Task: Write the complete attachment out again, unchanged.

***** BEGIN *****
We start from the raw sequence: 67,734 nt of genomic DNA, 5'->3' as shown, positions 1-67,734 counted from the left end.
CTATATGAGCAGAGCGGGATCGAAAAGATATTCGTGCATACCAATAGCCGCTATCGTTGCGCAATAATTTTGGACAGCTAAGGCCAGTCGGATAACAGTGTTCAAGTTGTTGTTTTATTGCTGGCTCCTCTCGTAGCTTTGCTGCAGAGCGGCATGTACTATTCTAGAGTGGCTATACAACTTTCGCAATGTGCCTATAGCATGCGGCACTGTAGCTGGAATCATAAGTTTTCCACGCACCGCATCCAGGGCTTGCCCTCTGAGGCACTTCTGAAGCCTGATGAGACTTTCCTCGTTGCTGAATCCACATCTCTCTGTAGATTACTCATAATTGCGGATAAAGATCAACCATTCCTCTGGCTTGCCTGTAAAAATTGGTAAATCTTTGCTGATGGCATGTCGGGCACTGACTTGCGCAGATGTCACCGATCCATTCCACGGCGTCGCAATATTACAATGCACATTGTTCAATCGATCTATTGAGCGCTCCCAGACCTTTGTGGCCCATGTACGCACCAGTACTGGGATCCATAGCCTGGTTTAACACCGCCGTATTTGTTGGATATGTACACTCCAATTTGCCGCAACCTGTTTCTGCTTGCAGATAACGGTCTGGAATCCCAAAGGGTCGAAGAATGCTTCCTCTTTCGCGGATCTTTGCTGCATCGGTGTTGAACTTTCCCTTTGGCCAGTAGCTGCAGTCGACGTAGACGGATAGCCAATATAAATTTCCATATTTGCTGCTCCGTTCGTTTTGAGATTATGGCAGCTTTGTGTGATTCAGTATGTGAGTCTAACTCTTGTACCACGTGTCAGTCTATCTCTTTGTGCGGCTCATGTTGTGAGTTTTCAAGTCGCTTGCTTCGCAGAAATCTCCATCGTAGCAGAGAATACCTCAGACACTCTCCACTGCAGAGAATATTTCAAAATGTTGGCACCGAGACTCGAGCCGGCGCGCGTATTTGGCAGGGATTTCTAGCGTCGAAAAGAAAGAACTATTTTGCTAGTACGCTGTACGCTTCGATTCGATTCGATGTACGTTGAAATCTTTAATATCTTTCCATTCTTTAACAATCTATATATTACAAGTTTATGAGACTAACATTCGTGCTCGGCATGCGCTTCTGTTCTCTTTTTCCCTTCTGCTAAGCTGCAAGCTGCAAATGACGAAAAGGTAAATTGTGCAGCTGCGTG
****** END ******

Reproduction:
We start from the raw sequence: 67,734 nt of genomic DNA, 5'->3' as shown, positions 1-67,734 counted from the left end.
CTATATGAGCAGAGCGGGATCGAAAAGATATTCGTGCATACCAATAGCCGCTATCGTTGCGCAATAATTTTGGACAGCTAAGGCCAGTCGGATAACAGTGTTCAAGTTGTTGTTTTATTGCTGGCTCCTCTCGTAGCTTTGCTGCAGAGCGGCATGTACTATTCTAGAGTGGCTATACAACTTTCGCAATGTGCCTATAGCATGCGGCACTGTAGCTGGAATCATAAGTTTTCCACGCACCGCATCCAGGGCTTGCCCTCTGAGGCACTTCTGAAGCCTGATGAGACTTTCCTCGTTGCTGAATCCACATCTCTCTGTAGATTACTCATAATTGCGGATAAAGATCAACCATTCCTCTGGCTTGCCTGTAAAAATTGGTAAATCTTTGCTGATGGCATGTCGGGCACTGACTTGCGCAGATGTCACCGATCCATTCCACGGCGTCGCAATATTACAATGCACATTGTTCAATCGATCTATTGAGCGCTCCCAGACCTTTGTGGCCCATGTACGCACCAGTACTGGGATCCATAGCCTGGTTTAACACCGCCGTATTTGTTGGATATGTACACTCCAATTTGCCGCAACCTGTTTCTGCTTGCAGATAACGGTCTGGAATCCCAAAGGGTCGAAGAATGCTTCCTCTTTCGCGGATCTTTGCTGCATCGGTGTTGAACTTTCCCTTTGGCCAGTAGCTGCAGTCGACGTAGACGGATAGCCAATATAAATTTCCATATTTGCTGCTCCGTTCGTTTTGAGATTATGGCAGCTTTGTGTGATTCAGTATGTGAGTCTAACTCTTGTACCACGTGTCAGTCTATCTCTTTGTGCGGCTCATGTTGTGAGTTTTCAAGTCGCTTGCTTCGCAGAAATCTCCATCGTAGCAGAGAATACCTCAGACACTCTCCACTGCAGAGAATATTTCAAAATGTTGGCACCGAGACTCGAGCCGGCGCGCGTATTTGGCAGGGATTTCTAGCGTCGAAAAGAAAGAACTATTTTGCTAGTACGCTGTACGCTTCGATTCGATTCGATGTACGTTGAAATCTTTAATATCTTTCCATTCTTTAACAATCTATATATTACAAGTTTATGAGACTAACATTCGTGCTCGGCATGCGCTTCTGTTCTCTTTTTCCCTTCTGCTAAGCTGCAAGCTGCAAATGACGAAAAGGTAAATTGTGCAGCTGCGTG